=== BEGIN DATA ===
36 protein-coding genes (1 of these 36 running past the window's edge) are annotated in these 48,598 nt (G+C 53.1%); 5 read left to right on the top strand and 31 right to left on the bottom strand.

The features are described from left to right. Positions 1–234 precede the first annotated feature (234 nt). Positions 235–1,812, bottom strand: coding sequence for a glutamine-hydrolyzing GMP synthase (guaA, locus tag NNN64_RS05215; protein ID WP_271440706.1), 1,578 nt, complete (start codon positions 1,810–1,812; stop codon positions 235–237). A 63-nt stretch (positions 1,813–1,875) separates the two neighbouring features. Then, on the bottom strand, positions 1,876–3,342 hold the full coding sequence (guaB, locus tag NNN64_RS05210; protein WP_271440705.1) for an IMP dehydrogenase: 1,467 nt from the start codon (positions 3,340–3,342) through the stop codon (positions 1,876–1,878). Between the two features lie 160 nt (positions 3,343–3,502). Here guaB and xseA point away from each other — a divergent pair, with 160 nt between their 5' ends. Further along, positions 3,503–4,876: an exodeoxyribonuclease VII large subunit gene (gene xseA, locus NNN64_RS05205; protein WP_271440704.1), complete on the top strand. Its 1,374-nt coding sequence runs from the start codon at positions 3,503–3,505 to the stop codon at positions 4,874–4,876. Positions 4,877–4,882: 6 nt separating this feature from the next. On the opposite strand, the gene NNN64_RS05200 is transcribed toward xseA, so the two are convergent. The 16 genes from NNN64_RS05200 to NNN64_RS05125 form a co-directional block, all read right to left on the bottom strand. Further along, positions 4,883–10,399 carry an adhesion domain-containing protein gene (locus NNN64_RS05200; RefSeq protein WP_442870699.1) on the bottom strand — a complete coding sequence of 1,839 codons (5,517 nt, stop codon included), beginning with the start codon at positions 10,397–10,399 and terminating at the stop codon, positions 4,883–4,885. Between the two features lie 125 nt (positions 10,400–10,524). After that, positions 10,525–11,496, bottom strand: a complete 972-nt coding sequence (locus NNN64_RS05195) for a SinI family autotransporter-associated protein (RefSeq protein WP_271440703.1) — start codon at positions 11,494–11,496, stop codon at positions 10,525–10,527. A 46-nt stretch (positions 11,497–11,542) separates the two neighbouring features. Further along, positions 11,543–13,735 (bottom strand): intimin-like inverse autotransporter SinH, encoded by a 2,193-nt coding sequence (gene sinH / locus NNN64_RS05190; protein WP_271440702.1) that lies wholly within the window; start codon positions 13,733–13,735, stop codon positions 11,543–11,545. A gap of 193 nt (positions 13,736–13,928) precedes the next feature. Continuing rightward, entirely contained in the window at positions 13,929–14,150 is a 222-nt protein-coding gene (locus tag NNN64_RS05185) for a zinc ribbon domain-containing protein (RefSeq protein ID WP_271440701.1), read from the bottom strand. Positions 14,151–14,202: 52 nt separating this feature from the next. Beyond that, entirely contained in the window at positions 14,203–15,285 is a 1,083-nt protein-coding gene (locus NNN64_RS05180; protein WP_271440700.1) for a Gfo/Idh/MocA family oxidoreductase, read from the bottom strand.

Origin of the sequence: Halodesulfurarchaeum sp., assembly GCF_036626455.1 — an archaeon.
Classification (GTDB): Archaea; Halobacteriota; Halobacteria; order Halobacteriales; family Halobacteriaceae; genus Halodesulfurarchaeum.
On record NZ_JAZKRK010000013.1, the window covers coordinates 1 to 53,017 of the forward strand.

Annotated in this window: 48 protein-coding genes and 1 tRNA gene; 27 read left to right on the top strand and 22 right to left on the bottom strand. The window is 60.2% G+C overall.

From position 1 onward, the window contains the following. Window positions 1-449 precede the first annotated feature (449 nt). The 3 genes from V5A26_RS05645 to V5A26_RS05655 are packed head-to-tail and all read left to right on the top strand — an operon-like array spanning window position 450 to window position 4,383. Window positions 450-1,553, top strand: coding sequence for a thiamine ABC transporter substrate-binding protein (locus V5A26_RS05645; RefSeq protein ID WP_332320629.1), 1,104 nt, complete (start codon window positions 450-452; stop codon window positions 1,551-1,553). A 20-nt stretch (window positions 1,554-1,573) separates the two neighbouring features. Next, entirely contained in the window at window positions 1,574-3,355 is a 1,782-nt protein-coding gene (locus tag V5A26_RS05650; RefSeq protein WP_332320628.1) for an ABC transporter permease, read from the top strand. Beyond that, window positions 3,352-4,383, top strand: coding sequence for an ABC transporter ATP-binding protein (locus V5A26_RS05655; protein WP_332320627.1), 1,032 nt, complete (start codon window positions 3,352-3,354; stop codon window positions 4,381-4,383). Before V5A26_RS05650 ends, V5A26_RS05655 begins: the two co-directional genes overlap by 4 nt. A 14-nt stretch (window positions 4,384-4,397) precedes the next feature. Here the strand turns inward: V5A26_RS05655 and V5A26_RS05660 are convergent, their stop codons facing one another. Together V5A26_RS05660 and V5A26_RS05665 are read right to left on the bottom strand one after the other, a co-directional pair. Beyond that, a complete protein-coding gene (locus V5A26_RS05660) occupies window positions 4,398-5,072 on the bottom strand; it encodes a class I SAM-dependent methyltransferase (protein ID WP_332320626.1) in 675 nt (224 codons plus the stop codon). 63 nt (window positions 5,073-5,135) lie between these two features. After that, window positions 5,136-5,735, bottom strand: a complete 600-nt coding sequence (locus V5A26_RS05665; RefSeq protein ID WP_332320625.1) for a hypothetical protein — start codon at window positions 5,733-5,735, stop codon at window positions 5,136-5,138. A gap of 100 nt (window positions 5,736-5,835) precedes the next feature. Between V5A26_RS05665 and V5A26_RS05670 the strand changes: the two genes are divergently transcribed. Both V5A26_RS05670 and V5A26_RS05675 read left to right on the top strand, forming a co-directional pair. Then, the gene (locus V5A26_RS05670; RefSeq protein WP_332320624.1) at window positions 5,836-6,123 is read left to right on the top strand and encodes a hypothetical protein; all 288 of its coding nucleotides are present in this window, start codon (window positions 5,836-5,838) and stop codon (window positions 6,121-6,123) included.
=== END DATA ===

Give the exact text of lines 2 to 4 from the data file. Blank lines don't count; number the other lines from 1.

The features are described from left to right. Positions 1–234 precede the first annotated feature (234 nt). Positions 235–1,812, bottom strand: coding sequence for a glutamine-hydrolyzing GMP synthase (guaA, locus tag NNN64_RS05215; protein ID WP_271440706.1), 1,578 nt, complete (start codon positions 1,810–1,812; stop codon positions 235–237). A 63-nt stretch (positions 1,813–1,875) separates the two neighbouring features. Then, on the bottom strand, positions 1,876–3,342 hold the full coding sequence (guaB, locus tag NNN64_RS05210; protein WP_271440705.1) for an IMP dehydrogenase: 1,467 nt from the start codon (positions 3,340–3,342) through the stop codon (positions 1,876–1,878). Between the two features lie 160 nt (positions 3,343–3,502). Here guaB and xseA point away from each other — a divergent pair, with 160 nt between their 5' ends. Further along, positions 3,503–4,876: an exodeoxyribonuclease VII large subunit gene (gene xseA, locus NNN64_RS05205; protein WP_271440704.1), complete on the top strand. Its 1,374-nt coding sequence runs from the start codon at positions 3,503–3,505 to the stop codon at positions 4,874–4,876. Positions 4,877–4,882: 6 nt separating this feature from the next. On the opposite strand, the gene NNN64_RS05200 is transcribed toward xseA, so the two are convergent. The 16 genes from NNN64_RS05200 to NNN64_RS05125 form a co-directional block, all read right to left on the bottom strand. Further along, positions 4,883–10,399 carry an adhesion domain-containing protein gene (locus NNN64_RS05200; RefSeq protein WP_442870699.1) on the bottom strand — a complete coding sequence of 1,839 codons (5,517 nt, stop codon included), beginning with the start codon at positions 10,397–10,399 and terminating at the stop codon, positions 4,883–4,885. Between the two features lie 125 nt (positions 10,400–10,524). After that, positions 10,525–11,496, bottom strand: a complete 972-nt coding sequence (locus NNN64_RS05195) for a SinI family autotransporter-associated protein (RefSeq protein WP_271440703.1) — start codon at positions 11,494–11,496, stop codon at positions 10,525–10,527. A 46-nt stretch (positions 11,497–11,542) separates the two neighbouring features. Further along, positions 11,543–13,735 (bottom strand): intimin-like inverse autotransporter SinH, encoded by a 2,193-nt coding sequence (gene sinH / locus NNN64_RS05190; protein WP_271440702.1) that lies wholly within the window; start codon positions 13,733–13,735, stop codon positions 11,543–11,545. A gap of 193 nt (positions 13,736–13,928) precedes the next feature. Continuing rightward, entirely contained in the window at positions 13,929–14,150 is a 222-nt protein-coding gene (locus tag NNN64_RS05185) for a zinc ribbon domain-containing protein (RefSeq protein ID WP_271440701.1), read from the bottom strand. Positions 14,151–14,202: 52 nt separating this feature from the next. Beyond that, entirely contained in the window at positions 14,203–15,285 is a 1,083-nt protein-coding gene (locus NNN64_RS05180; protein WP_271440700.1) for a Gfo/Idh/MocA family oxidoreductase, read from the bottom strand.

Origin of the sequence: Halodesulfurarchaeum sp., assembly GCF_036626455.1 — an archaeon.
Classification (GTDB): Archaea; Halobacteriota; Halobacteria; order Halobacteriales; family Halobacteriaceae; genus Halodesulfurarchaeum.